Poisson Distribution

Understanding Poisson Distribution

Poisson Distribution is a statistical probability distribution that expresses the probability of a given number of events occurring in a fixed interval of time or space. These events must occur with a known constant mean rate and independently of the time since the last event. The Poisson Distribution is named after French mathematician Siméon Denis Poisson.

Characteristics of Poisson Distribution

The Poisson Distribution is characterized by the parameter λ (lambda), which is the average number of events in the given interval. It is a discrete distribution, meaning that it predicts the probability of a number of events happening in a fixed period of time. It is used for independent events which occur at a constant rate within a given continuous medium.

Some of the key characteristics of the Poisson Distribution include:

  • The number of successes in two disjoint time intervals is independent.
  • The probability of a success during a small time interval is proportional to the entire length of the time interval.
  • The probability of more than one success in such an interval is negligible.

Mathematical Formula of Poisson Distribution

The probability mass function (PMF) of the Poisson Distribution for finding exactly k events in an interval is given by:

P(X = k) = (λ^k * e^(-λ)) / k!


  • X is a Poisson random variable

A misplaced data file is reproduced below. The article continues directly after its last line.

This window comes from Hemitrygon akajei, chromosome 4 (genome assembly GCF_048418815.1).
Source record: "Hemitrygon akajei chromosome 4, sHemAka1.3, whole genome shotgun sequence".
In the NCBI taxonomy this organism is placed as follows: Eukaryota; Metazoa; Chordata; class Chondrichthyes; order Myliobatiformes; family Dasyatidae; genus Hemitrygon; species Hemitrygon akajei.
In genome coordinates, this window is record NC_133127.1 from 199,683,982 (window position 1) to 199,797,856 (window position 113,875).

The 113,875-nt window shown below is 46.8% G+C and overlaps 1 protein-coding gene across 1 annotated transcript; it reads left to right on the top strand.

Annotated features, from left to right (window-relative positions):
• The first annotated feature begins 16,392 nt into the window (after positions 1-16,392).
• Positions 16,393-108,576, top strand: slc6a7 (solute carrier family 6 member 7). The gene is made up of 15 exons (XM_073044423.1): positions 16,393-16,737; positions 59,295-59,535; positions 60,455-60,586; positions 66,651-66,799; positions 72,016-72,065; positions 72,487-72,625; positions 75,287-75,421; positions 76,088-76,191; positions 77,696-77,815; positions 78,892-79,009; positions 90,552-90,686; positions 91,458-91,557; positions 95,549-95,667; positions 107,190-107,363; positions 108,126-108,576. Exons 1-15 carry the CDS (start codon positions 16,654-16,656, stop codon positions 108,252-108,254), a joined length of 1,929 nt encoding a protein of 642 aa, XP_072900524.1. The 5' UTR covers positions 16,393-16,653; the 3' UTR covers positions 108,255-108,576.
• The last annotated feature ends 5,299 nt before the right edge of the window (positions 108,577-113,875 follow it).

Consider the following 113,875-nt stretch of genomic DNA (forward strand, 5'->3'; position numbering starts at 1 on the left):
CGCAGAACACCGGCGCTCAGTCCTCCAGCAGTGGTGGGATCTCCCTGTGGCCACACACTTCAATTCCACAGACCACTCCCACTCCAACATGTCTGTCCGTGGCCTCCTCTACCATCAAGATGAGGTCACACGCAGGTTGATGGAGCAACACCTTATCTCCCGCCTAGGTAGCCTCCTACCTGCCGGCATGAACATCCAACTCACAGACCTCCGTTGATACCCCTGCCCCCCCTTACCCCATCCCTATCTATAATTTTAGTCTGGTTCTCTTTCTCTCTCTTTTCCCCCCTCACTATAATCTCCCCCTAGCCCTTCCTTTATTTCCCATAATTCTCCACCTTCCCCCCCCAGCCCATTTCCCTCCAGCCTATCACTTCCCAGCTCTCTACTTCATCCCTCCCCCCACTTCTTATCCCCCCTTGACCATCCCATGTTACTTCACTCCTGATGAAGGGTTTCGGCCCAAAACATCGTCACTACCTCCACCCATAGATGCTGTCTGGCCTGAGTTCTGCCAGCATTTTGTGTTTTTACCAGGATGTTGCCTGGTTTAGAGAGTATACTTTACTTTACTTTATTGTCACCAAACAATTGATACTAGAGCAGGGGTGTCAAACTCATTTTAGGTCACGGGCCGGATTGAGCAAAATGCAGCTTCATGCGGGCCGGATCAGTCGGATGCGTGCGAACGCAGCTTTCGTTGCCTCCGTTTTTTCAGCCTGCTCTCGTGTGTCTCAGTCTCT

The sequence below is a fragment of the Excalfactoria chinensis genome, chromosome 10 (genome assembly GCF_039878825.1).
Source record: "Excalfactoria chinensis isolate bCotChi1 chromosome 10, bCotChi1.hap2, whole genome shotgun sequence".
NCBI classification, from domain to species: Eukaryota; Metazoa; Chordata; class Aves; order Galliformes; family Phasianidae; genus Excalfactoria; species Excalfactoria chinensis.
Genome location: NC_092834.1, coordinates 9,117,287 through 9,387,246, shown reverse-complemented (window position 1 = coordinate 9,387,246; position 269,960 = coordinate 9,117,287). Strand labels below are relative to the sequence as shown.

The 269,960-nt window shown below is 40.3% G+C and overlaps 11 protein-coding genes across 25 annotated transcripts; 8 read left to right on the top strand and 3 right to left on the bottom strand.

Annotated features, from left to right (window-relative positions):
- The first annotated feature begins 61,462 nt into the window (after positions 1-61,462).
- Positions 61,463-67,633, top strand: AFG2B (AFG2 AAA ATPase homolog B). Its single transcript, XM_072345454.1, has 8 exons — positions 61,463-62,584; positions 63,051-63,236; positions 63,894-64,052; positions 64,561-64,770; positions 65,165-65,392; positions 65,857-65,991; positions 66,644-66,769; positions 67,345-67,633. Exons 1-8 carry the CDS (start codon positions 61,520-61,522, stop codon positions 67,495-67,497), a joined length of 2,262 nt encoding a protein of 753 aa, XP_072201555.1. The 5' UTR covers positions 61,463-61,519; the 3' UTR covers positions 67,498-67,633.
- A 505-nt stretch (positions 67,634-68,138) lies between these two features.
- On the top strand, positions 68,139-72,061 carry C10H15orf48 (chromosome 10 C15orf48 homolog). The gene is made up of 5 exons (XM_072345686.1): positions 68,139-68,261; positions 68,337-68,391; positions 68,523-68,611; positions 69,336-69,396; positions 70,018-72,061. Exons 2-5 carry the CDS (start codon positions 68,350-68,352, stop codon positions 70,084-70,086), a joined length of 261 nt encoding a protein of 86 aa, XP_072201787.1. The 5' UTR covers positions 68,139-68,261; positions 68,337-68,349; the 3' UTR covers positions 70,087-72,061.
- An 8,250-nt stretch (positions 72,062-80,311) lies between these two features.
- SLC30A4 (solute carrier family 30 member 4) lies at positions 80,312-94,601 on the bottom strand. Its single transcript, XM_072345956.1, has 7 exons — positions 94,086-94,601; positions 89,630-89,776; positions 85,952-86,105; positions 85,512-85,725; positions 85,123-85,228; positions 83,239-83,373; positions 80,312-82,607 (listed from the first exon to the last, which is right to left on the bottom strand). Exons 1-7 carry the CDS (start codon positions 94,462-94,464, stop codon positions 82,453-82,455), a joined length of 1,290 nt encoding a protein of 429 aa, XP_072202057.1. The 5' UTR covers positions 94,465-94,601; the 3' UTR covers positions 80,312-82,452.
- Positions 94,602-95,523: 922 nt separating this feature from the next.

• e is the base of the natural logarithm (e ≈ 2.71828)
  • k is the number of occurrences of an event — the probability of which is given by the function
  • k! is the factorial of k
  • λ is the average number of events per interval

Applications of Poisson Distribution

Poisson Distribution is used in various fields to model random events. Some common examples include:

  • Modeling traffic flow and the number of car accidents
  • Estimating the number of calls received by a call center
  • Predicting the number of natural occurrences, such as earthquakes or floods
  • Calculating the number of decay events from a radioactive source in nuclear physics
  • Assessing the number of printing errors in a book

Assumptions and Limitations

For the Poisson Distribution to be an accurate model, certain conditions must be met:

  • Events are independent of each other.
  • The average rate at which events occur is constant.
  • Two events cannot occur at the same instant.

However, the Poisson Distribution has limitations. It may not be a good model if the events are not independent or if the rate at which events occur is not constant. Additionally, it is not suitable for events that can happen more than once at the same time.

Relationship with Other Distributions

The Poisson Distribution is related to other probability distributions. For instance, if the number of events in a time period follows a Poisson Distribution, then the time between each event follows an Exponential Distribution. Moreover, under certain conditions, the Poisson Distribution can be used as an approximation for the Binomial Distribution when the number of trials is large, and the probability of success is small.


The Poisson Distribution is a powerful tool for modeling the probability of events occurring within a fixed period. Its simplicity and the fact that it only requires one parameter (λ) make it a popular choice for probabilistic modeling in various fields. Understanding its assumptions and limitations is crucial for its appropriate application to ensure accurate and meaningful results.

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